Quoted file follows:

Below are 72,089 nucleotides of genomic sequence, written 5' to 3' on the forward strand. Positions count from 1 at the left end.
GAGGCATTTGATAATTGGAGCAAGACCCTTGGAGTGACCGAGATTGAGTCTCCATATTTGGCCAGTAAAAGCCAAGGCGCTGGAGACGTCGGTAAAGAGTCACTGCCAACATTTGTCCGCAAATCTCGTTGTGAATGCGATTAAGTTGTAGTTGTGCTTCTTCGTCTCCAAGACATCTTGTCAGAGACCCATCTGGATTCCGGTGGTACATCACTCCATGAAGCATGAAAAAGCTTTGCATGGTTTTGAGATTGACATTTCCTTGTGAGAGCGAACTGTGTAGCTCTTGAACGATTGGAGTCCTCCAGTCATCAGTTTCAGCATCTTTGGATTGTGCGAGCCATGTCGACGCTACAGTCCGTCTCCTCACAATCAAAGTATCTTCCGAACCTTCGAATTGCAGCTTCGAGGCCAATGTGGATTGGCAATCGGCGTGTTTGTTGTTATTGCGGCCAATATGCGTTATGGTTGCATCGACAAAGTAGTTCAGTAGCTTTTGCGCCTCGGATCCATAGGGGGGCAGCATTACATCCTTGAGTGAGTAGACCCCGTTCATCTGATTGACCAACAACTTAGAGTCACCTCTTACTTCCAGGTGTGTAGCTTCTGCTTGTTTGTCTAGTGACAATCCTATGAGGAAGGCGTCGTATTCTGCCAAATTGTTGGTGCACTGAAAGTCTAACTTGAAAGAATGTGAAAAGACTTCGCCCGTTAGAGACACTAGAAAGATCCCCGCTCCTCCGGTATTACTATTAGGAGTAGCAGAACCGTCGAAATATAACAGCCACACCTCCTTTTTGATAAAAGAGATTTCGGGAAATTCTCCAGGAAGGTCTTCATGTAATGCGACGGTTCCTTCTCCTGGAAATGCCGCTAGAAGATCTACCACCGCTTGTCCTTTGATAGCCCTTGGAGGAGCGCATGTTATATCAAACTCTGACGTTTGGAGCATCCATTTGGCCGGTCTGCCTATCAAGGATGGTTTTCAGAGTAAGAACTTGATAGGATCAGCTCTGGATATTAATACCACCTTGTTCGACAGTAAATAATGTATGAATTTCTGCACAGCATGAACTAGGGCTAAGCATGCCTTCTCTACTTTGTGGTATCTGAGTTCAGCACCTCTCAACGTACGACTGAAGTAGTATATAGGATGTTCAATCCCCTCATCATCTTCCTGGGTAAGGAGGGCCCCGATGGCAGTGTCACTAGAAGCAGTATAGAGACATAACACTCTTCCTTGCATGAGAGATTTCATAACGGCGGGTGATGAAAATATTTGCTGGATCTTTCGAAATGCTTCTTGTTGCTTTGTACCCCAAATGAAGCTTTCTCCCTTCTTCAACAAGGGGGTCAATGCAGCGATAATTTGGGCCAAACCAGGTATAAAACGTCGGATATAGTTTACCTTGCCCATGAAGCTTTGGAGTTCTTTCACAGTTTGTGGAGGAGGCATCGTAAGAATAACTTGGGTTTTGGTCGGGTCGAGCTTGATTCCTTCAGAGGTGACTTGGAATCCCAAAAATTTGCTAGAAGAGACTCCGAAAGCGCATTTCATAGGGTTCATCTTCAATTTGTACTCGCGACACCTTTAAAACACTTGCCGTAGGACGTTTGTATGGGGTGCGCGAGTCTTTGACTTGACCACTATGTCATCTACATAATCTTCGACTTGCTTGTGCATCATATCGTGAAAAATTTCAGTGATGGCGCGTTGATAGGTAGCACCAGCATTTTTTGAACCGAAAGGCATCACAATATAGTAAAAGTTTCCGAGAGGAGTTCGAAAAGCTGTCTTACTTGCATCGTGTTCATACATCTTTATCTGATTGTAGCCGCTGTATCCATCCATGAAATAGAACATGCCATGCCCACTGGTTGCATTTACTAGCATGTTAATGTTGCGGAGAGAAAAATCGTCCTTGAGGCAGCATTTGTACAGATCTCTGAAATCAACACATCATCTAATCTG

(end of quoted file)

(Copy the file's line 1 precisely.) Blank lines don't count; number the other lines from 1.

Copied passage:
Below are 72,089 nucleotides of genomic sequence, written 5' to 3' on the forward strand. Positions count from 1 at the left end.